Sunday 15 December 2019

Smith & Nephew shows ambition with acquisition of American ArthroCare

Close up of an ArthroCare product called the ArthroWand
Close up of an ArthroCare product called the ArthroWand

John Lynch

For many of a certain age the word 'hip' has changed its meaning. One time it was something we all wanted to be; it was 'cool', smart and 'state of the art'. Unfortunately for some of us hip has begun to mean something that might soon have to be replaced. However, I am happy to reveal this morning that I have found the company that combines 'hip' and hips. It is called Smith & Nephew (S&N) and has recently been named by 'Forbes' magazine as one of the "most innovative companies in the world".

S&N is a UK-based global medical technology company. It is also Europe's biggest manufacturer of artificial joints and a world leader in replacement hips. It has worldwide sales of $4.3bn (€3.1bn), employs 11,000 people, sells its products in 90 countries, and has 10 manufacturing plants around the globe.

The company became a household name in 1928 when it introduced Elastoplast, a product that has never since dropped off the 'must have' list in medicine cabinets around the world.

Today S&N business is mainly concerned with the replacement of joints for the knee and hip, and 'wound management' (that's treatment of hard-to-heal wounds to you and me). It is also involved in trauma and clinical therapy, and in minimal invasive surgery of joints (including shoulder) used in sports medicine.

An advanced diploma in first aid or membership of St John's Ambulance service would be a distinct help in interpreting the S&N annual report but a key subsidiary is called Advanced Surgical Devices (ASD). This division contributes $3bn (€2.1bn) to total sales and $620m (€452m) to operating profits. Hips and knees account for almost half of surgical devices turnover, followed by sports medicine and trauma which contribute sales of $0.5bn (€365m) each.

Advanced wound care is the smallest division with sales of $1.3bn (€949m) and operating profits of $190m (€138m) down 8pc on the previous year.

In recent years S&N has been reshaping and rebalancing its business. It has been diversifying into faster growing areas to compensate for weak demand of its joint replacement business. Recently it agreed to buy ArthroCare, a US sports business for $1.7bn (€1.2bn). This is the company's second American deal in a couple of years, it previously bought Healthpoint, a US wound Care operation and the two businesses give S&N access to growth markets in the US.

The company has also been active last year in the so-called 'emerging markets', acquiring a trauma business in India, and a wound management business in Brazil and Turkey. (As a diversion from the business in hand, I think it is patronising to refer to 'emerging markets' anymore. If they were ever hidden they have now well and truly emerged. In future we will refer to them as developing markets).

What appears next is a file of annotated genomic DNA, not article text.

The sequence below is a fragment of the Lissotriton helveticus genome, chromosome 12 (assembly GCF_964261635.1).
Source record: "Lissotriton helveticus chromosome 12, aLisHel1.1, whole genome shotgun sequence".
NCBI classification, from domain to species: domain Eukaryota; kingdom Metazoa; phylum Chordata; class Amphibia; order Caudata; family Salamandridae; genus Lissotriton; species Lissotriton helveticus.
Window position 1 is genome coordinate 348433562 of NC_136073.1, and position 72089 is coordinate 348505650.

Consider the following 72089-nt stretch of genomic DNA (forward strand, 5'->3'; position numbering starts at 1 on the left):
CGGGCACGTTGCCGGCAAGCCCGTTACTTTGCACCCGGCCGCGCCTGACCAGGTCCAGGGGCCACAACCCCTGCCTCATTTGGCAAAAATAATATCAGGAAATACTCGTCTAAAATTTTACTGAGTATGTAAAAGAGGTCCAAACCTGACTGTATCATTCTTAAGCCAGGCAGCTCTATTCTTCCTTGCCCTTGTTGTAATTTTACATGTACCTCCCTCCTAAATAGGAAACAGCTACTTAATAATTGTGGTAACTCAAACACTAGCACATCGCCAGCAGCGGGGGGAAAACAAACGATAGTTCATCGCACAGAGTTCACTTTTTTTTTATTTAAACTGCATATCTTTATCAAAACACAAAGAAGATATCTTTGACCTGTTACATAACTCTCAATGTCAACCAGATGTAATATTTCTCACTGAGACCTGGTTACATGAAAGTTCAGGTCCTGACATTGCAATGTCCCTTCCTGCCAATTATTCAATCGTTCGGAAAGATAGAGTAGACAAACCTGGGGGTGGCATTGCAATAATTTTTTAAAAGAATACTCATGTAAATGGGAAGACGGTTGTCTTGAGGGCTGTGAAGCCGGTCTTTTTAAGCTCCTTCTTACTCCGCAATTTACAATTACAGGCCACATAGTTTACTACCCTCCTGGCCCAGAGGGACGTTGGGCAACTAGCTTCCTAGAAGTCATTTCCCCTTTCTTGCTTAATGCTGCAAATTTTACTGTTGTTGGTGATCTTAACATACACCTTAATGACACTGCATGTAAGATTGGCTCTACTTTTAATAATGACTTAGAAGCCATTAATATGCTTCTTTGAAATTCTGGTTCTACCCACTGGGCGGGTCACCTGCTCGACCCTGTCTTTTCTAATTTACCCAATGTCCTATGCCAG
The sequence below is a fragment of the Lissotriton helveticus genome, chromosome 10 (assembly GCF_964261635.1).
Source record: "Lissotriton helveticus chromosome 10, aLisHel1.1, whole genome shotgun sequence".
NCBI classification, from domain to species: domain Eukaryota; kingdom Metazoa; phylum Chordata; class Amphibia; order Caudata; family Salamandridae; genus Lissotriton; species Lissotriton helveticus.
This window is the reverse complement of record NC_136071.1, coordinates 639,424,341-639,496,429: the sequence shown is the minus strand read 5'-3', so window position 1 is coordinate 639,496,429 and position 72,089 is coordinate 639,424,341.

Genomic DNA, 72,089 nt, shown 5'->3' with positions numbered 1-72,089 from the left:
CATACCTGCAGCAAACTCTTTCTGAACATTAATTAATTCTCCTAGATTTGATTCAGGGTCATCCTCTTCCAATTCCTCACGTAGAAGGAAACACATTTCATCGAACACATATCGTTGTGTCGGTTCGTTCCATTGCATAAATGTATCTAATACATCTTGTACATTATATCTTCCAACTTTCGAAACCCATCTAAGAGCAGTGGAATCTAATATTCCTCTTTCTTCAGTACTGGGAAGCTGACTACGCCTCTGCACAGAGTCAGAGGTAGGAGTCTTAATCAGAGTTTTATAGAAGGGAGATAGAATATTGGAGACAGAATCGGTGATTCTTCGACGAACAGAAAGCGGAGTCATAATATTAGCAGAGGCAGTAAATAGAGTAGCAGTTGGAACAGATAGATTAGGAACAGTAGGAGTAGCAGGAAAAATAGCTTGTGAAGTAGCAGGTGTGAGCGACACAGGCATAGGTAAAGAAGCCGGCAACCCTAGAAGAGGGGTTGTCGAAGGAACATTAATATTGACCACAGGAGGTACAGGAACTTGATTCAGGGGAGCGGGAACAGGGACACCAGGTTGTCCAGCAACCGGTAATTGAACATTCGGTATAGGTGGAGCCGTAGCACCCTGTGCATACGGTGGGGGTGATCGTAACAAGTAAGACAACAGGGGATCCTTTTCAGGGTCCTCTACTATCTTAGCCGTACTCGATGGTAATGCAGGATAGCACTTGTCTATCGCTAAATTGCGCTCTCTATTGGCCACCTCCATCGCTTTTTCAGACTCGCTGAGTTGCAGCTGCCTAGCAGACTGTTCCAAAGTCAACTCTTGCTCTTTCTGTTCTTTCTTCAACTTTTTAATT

S&N derives most of its revenue ($3.8bn or €2.7bn) from Old World markets like the USA, Europe and Japan. Progress in the US helped drive surgical devices sales of joint replacement and sports medicine. Meanwhile, Europe has been flat. The company was active in China, India, Russia and Brazil with sales there now accounting for 15pc of group revenue.

Though headquartered in London, S&N reports in dollars and its shares are quoted in sterling. Last year total revenue was up 4pc on the previous year, and the group had operating profits of $810m (€591m). A strong generator of cash, it spent $226m (€165m) last year on its share buy-backs. Not surprisingly the latest acquisition spree has put buy-backs on the back burner. However, S&N has a very long track record of creating value for shareholders paying a dividend every year since 1937.

The recent repurchasing of shares, along with dividends resulted in a total distribution to shareholders last year, of $460m (€335m). S&N is in the middle of a five-year programme aimed at saving $150m (€109m) per annum in costs and it's on target. The company is valued at £8bn (€9.8bn) and has a high price earnings ratio of 25. Its share price of 927p is up 28pc on the year, reflecting an improvement in its main market Europe and hips (surgery) is back in fashion. All good news for S&N?

Nothing published in this section should be taken as a recommendation, either explicit or implicit, to buy or sell any of the shares mentioned.

Irish Independent

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